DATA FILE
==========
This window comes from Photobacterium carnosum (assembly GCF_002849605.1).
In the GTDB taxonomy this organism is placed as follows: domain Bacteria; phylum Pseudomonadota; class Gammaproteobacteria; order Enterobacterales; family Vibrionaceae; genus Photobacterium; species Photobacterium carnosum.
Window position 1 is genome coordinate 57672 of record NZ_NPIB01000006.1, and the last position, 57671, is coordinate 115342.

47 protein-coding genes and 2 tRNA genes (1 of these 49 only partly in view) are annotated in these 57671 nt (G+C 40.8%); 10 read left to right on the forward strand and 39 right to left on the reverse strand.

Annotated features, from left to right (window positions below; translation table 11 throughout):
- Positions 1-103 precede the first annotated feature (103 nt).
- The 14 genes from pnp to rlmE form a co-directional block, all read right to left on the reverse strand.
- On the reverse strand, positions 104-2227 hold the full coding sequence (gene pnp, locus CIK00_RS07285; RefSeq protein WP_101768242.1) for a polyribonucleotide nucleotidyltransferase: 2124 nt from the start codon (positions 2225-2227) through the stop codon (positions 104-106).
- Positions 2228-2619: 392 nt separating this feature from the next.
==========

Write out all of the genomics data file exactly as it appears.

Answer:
This window comes from Photobacterium carnosum (assembly GCF_002849605.1).
In the GTDB taxonomy this organism is placed as follows: domain Bacteria; phylum Pseudomonadota; class Gammaproteobacteria; order Enterobacterales; family Vibrionaceae; genus Photobacterium; species Photobacterium carnosum.
Window position 1 is genome coordinate 57672 of record NZ_NPIB01000006.1, and the last position, 57671, is coordinate 115342.

47 protein-coding genes and 2 tRNA genes (1 of these 49 only partly in view) are annotated in these 57671 nt (G+C 40.8%); 10 read left to right on the forward strand and 39 right to left on the reverse strand.

Annotated features, from left to right (window positions below; translation table 11 throughout):
- Positions 1-103 precede the first annotated feature (103 nt).
- The 14 genes from pnp to rlmE form a co-directional block, all read right to left on the reverse strand.
- On the reverse strand, positions 104-2227 hold the full coding sequence (gene pnp, locus CIK00_RS07285; RefSeq protein WP_101768242.1) for a polyribonucleotide nucleotidyltransferase: 2124 nt from the start codon (positions 2225-2227) through the stop codon (positions 104-106).
- Positions 2228-2619: 392 nt separating this feature from the next.